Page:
The application of the Q-TWiST method first requires the definition of a sequence of relevant health states, usually three: time of treatment-related toxicity, time without disease symptoms or toxicity, and time after treatment failure. These relevant states are weighted by utility coefficients to incorporate QoL considerations. As detailed information for the duration of treatment and toxicity was available in this trial, we chose to define four health states (TOX, CT, TWiST, REL), ie by segregating treatment duration according to the occurrence of toxicity or not. However, this was poorly informative, since both separate mean durations of TOX and CT were close between randomized groups. Indeed, our findings showed no differences between the FAMP and CAP groups in terms of either mean CT (4.6 months in both groups) or TOX (6.1 and 7.9 days, respectively). Interestingly, mean duration of TOX was very short in both groups, accounting for less than 1% of the median follow-up, although accounting for alopecia achieved a 20-day difference between the two groups (10.0 vs 29.4 days, respectively, P = 0.005). Nevertheless, this difference only accounted for 1.6% of the median follow-up, so that its potential influence on the resulting mean difference in average TWIST was negligible (6 months excluding or including alopecia). By contrast, the difference of 6.8 months between the FAMP and CAP groups in mean REL (accounting for 14% of median follow-up) was more important, and likely resulted in the prolonged average mean TWiST by 6 months of the FAMP group over the CAP group. Indeed, patients with advanced WM have a poor outcome whatever the proposed treatment. A benefit of about 6 months in terms of TWiST, that represents 15% of their median survival time, seems not negligible, given the low toxicity profile of both treatment groups.

Because this trial did not incorporate any quality-of-life objective in its original design, patient assignment of utility values was not available to estimate mean Q-TWiST. Thus, a threshold utility analysis was performed. Nevertheless, self-reports of measures of patient utility may be susceptible to the effects of cognitive biases which makes a straightforward interpretation of the measure of utility problematic, as recently summarized by Hanita.30 The threshold analysis, giving information for all possible sets of utility coefficient circumvents these problems.

As expected, given the difference in mean times spent in REL between the two groups, results almost only depended on the utility coefficient value attributed to REL (UREL). We found that, when attributing a low utility coefficient to the relapse state (ie UREL < 0.3), average Q-TWiST was significantly higher for the FAMP group over the CAP group. Moreover, there was no situation, whichever utility coefficient used, where the mean difference in Q-TWiST was significantly higher in the CAP group than in the FAMP group. Finally, in these WM patients refractory or relapsing after first-line treatment, low values of the utility coefficient attributed to REL appear realistic, despite the underlying heterogeneity of this state. Therefore, clinical benefit of the FAMP over the CAP group could be expected for most of these patients.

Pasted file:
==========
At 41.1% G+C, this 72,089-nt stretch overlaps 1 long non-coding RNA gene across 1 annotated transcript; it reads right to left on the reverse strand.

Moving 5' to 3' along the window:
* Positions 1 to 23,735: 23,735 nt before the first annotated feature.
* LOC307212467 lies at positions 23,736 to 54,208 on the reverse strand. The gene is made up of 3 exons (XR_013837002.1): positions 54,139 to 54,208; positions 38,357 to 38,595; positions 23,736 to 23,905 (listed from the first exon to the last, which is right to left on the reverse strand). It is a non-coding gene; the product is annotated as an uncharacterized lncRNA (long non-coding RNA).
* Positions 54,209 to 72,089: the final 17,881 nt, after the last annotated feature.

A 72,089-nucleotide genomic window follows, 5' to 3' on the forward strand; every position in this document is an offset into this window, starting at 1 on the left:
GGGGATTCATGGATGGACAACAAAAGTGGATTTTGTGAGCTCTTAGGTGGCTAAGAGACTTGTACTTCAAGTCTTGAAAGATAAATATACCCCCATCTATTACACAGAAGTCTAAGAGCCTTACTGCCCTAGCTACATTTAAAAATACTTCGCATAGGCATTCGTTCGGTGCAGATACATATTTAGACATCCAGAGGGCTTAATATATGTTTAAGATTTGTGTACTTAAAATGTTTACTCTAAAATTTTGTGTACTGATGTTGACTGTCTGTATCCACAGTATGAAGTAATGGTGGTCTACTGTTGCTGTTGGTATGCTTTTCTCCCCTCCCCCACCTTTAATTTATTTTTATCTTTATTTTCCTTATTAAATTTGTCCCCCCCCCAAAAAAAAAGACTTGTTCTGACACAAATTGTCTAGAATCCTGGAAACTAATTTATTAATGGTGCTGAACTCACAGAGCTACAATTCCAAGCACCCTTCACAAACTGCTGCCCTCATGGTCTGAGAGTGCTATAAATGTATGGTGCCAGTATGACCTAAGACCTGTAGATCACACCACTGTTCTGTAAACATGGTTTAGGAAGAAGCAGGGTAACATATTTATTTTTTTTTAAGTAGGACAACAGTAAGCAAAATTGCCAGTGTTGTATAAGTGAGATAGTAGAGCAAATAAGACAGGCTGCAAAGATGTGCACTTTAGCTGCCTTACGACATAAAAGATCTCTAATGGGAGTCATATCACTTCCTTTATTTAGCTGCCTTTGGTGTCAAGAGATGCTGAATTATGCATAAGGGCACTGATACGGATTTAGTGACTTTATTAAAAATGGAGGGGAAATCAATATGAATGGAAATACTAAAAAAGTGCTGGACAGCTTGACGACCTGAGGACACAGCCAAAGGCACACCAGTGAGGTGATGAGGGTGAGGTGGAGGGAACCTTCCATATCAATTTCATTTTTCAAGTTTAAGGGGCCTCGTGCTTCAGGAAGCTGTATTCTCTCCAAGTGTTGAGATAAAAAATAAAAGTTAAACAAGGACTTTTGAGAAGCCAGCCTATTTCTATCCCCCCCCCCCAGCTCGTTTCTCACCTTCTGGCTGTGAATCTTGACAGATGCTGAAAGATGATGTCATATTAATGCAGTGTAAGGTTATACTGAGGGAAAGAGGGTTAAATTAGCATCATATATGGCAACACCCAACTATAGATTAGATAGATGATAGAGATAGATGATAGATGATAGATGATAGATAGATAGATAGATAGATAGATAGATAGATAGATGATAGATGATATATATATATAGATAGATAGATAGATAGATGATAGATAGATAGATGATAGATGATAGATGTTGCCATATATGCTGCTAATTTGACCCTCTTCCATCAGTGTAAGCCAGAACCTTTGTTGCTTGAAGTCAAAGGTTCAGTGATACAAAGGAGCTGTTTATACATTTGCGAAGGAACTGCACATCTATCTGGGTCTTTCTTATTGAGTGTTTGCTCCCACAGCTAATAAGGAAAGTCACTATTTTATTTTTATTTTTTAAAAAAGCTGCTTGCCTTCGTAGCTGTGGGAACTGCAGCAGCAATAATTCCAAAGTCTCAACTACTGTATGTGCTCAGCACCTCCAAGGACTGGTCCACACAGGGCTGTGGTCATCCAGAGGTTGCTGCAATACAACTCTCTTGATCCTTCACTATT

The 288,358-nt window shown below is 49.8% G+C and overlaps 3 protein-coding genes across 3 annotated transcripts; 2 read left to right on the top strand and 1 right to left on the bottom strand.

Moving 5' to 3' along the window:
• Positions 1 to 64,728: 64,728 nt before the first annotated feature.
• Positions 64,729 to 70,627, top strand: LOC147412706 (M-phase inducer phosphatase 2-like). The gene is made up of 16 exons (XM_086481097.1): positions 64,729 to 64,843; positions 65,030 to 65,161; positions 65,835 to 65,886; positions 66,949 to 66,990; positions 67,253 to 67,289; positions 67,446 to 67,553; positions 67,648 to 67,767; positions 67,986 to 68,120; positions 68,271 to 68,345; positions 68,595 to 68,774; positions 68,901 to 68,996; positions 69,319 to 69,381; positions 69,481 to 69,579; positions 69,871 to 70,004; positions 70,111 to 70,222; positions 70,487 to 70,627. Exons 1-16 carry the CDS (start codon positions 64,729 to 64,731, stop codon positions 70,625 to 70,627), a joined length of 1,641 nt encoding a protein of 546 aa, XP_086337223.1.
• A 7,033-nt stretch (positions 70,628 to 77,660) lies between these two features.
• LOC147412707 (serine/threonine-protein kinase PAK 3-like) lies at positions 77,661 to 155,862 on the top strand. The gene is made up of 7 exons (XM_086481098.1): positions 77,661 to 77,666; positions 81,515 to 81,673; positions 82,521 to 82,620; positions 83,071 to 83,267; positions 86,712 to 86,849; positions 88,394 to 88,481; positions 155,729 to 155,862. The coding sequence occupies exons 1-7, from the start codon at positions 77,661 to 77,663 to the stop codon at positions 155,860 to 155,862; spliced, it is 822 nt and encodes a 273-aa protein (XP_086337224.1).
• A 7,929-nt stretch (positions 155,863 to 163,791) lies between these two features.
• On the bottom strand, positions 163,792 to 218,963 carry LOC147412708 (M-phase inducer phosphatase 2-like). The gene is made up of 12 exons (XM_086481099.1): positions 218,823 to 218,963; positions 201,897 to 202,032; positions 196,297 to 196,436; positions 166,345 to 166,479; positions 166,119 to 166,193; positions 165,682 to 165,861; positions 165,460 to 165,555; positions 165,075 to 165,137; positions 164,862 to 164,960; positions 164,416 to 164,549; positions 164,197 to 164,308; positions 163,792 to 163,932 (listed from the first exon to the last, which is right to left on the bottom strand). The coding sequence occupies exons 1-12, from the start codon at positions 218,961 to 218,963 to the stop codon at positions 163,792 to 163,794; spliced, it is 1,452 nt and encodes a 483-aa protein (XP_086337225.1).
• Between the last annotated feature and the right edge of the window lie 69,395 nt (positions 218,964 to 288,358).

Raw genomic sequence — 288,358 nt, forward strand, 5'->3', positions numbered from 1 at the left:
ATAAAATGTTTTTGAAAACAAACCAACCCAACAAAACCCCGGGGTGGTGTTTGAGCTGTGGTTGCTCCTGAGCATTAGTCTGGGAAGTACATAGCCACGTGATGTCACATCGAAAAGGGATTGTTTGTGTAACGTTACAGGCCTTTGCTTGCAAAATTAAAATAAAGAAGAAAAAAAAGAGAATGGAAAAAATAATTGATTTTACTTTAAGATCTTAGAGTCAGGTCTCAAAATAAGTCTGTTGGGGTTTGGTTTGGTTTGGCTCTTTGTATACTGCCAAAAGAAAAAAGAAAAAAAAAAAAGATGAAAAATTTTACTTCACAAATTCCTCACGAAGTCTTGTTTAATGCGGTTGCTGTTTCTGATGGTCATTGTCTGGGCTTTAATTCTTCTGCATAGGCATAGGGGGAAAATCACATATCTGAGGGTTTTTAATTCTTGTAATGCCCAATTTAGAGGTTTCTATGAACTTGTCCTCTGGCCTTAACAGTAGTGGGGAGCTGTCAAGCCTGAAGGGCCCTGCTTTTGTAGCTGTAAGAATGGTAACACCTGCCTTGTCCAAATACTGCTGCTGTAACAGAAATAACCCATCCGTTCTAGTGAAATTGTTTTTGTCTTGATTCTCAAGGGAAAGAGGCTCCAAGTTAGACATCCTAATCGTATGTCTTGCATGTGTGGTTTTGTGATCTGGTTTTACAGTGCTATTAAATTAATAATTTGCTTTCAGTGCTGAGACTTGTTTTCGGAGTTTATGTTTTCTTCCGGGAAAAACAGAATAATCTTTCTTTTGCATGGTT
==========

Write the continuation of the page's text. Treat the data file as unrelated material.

In summary, the Q-TWiST approach provides a useful method in interpreting clinical trials dealing with chronic diseases. In patients with relapsing or refractory WM, it demonstrated that, for clinically pertinent choices of utility coefficient values, FAMP could be significantly beneficial over CAP in terms of quality-adjusted survival.

Appendix: Codification of the toxicity

Mucositis, hair loss, pericarditis, consciousness were considered when WHO grading was >0. The following toxicities were considered when WHO grading was >1: hemorrhage, nausea, diarrhea, pulmonary toxicity, fever, allergic reaction, cutaneous toxicity, infection, cardiac rhythm, cardiac function, neurological toxicity, pain.

References

  1. 1

    Dimopoulos MA, Alexanian R . Waldenstrom's macroglobulinemia Blood 1994 83: 1452–1459

  2. 2

    Liu ES, Burian C, Miller WE, Saven A . Bolus administration of cladribine in the treatment of Waldenstrom macroglobulinaemia Br J Haematol 1998 103: 690–695

  3. 3

    Halaburda K, Hellmann A . Fludarabine therapy in a patient with progressive symptomatic Waldenstrom's macroglobulinemia Acta Haematol Pol 1994 25: 63–67

  4. 4

    Hellmann A, Lewandowski K, Zaucha JM, Bieniaszewska M, Halaburda K, Robak T . Effect of a 2-hour infusion of 2-chlorodeoxyadenosine in the treatment of refractory or previously untreated Waldenstrom's macroglobulinemia Eur J Haematol 1999 63: 35–41

  5. 5

    Dimopoulos MA, Weber D, Delasalle KB, Keating M, Alexanian R . Treatment of Waldenstrom's macroglobulinemia resistant to standard therapy with 2-chlorodeoxyadenosine: identification of prognostic factors Ann Oncol 1995 6: 49–52

  6. 6

    Dimopoulos MA, Kantarjian H, Weber D, O'Brien S, Estey E, Delasalle K, Rose E, Cabanillas F, Keating M, Alexanian R . Primary therapy of Waldenstrom's macroglobulinemia with 2-chlorodeoxyadenosine J Clin Oncol 1994 12: 2694–2698

  7. 7

    Fridrik MA, Jager G, Baldinger C, Krieger O, Chott A, Bettelheim P . First-line treatment of Waldenstrom's disease with cladribine. Arbeitsgemeinschaft Medikamentose Tumortherapie Ann Hematol 1997 74: 7–10